Just Announced: Philippians Sermon Series

Summary: Why was Cain’s sacrifice unacceptable to God?

GENESIS 4:1 Now Adam knew Eve his wife, and she conceived and bore Cain, and said, “I have acquired a man from the LORD.” 2 Then she bore again, this time his brother Abel. Now Abel was a keeper of sheep, but Cain was a tiller of the ground. 3 And in the process of time it came to pass that Cain brought an offering of the fruit of the ground to the LORD. 4 Abel also brought of the firstborn of his flock and of their fat. And the LORD respected Abel and his offering, 5 but He did not respect Cain and his offering. And Cain was very angry, and his countenance fell.6 So the LORD said to Cain, “Why are you angry? And why has your countenance fallen? 7 If you do well, will you not be accepted? And if you do not do well, sin lies at the door. And its desire is for you, but you should rule over it.” 8 Now Cain talked with Abel his brother; and it came to pass, when they were in the field, that Cain rose up against Abel his brother and killed him.

There was a married man that didn’t get along with his mother-in-law. He was walking on the beach and yes, he found a majic lamp. He rubbed it and sure enough, out popped a Genie. Yes, he told him he could have 3 wishes, but with one condition....everything that he wished for and got, his mother-in-law would get double. He wished for a million dollars. His mother-in-law got 2 million. He wished for a beautiful, fancy house.....his mother-in-law got 2 houses. Finally, the Genie asked for his last wish. The man thought a moment and said "I want you to take this baseball bat...and beat me HALF to death!"

Jealousy is ugly! One sign of jealousy is when it’s easier to show sympathy and "weep with those who weep" than it is to exhibit joy and "rejoice with those who rejoice." As human beings, we love to make comparisons. Almost everything we do, from our cars, our clothes, our appliances, our food – almost everything we have we tend to compare to that of others.

The problem with making comparisons is that we take them too far. We have a tendency to determine the value of ourselves and other human beings by comparing one person to another. How many times have people thought, “I’m better than so and so....I have a better car ...better house.....better job. Even sometimes we say "I’m a better Christian than so-and-so". By the way, you’re not the judge of that!

As I thought about this, I began to realize that there isn’t one thing that I can think of that I do, but that somebody I know does it better. A lot of preachers can play golf better than me....just about everyone I know is more organized than I am. Lots of people can sing and play music better. I can name a hundred guys who are better preachers, and on it goes. If excellence comes by comparison, by excelling among my peers than I might as well quit. Ordinary is probably about as good as I am going to get.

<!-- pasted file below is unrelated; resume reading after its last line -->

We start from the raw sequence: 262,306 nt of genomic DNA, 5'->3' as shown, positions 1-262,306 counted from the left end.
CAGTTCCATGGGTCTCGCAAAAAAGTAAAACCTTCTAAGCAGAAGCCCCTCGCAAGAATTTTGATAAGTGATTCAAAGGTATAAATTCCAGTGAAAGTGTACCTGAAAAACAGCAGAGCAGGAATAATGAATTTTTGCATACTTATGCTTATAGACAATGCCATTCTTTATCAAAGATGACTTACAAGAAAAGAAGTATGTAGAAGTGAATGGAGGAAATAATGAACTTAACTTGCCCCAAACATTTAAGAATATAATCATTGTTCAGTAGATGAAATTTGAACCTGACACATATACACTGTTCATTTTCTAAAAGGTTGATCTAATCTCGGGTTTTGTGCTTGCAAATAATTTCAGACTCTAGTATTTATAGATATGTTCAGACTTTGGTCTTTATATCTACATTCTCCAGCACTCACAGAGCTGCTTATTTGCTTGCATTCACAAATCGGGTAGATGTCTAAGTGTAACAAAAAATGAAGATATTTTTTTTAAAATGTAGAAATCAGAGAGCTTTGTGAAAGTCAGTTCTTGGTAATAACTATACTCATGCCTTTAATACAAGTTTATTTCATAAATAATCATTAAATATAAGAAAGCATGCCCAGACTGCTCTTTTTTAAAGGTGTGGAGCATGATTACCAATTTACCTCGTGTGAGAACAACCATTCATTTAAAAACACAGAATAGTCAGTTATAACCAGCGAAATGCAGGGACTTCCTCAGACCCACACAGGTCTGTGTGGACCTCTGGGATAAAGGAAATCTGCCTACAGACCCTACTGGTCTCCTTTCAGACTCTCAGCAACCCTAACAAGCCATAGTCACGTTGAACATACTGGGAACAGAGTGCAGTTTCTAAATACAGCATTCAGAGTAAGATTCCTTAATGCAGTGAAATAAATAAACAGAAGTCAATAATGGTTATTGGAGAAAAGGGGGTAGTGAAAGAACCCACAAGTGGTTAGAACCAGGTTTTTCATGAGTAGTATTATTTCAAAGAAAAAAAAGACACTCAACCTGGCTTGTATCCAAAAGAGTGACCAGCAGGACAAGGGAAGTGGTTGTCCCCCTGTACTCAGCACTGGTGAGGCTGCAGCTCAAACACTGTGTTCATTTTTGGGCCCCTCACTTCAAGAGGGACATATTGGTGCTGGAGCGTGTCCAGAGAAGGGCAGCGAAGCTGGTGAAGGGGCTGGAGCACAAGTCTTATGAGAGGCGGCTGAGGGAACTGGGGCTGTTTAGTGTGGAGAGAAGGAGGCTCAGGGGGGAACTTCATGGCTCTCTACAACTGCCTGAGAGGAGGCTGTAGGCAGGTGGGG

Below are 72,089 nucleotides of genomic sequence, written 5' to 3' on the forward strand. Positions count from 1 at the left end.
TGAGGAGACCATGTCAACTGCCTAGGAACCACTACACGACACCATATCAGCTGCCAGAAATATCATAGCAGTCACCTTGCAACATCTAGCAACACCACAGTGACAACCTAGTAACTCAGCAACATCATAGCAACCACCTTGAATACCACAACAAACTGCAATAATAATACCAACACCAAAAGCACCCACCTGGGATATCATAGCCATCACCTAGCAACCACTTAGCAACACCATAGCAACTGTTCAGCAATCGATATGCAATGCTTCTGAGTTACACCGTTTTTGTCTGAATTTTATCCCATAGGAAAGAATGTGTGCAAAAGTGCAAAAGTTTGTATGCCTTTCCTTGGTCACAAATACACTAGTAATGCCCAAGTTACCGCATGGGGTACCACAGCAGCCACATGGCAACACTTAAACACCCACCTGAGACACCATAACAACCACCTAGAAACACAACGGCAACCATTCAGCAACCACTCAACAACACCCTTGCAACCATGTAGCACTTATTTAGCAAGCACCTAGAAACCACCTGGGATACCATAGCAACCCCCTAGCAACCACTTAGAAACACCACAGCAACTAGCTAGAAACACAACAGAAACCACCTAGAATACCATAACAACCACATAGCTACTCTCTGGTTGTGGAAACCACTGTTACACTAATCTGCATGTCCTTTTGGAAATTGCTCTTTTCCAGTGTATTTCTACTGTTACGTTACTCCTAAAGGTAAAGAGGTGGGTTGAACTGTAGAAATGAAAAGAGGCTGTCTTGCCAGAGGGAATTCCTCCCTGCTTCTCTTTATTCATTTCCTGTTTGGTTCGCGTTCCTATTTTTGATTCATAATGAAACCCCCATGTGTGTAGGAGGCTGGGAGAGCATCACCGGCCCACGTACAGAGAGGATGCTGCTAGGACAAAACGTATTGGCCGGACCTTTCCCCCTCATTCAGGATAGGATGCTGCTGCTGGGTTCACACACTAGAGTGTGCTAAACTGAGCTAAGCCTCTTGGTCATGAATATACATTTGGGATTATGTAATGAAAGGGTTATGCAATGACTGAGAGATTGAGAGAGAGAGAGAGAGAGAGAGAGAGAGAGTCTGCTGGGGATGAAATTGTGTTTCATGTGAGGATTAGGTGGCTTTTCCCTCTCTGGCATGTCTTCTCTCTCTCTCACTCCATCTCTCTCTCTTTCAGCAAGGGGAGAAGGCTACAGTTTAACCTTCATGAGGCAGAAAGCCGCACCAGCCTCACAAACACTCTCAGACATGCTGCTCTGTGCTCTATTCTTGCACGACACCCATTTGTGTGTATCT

The more I thought about this, the more I have realized how much different God is than we are. The verse in Isaiah that tells us, “For My thoughts are not your thoughts, neither are your ways My ways,” declares the Lord.” speaks volumes to this. We – human beings – need to constantly compare. We feel good or bad about ourselves based on how we stack up against others. God, on the other hand, has only one standard. He values everything based on His excellence.

When we think of the story of Cain and Abel, we sometimes picture the scene like this;

Two men – brothers – Cain and Abel; Cain is a farmer, Abel is a rancher. Cain goes out to harvest his crops, as he does, he puts together an offering to God. Abel also puts together an offering to God. He picks out an animal and offers it to God. God looks at both offerings – Cain’s on the left, Abel’s on the right...after considering them both, He chooses Abel’s over Cain’s. It’s like God is saying – I’ll take the lamb chops over the brussel sprouts and spinach.”

Let’s slow down and look at it. First of all, we are never told that the offerings were made together. Each offering is made independently of the other. In verse 3, we are told that Cain brought an offering from the fruit of the ground. In verse 4, we are that Abel also made an offering – from the firstlings of his flock. Nowhere are we told that these offerings were made together – as if they are in competition. We are simply told that they each made an offering to God.

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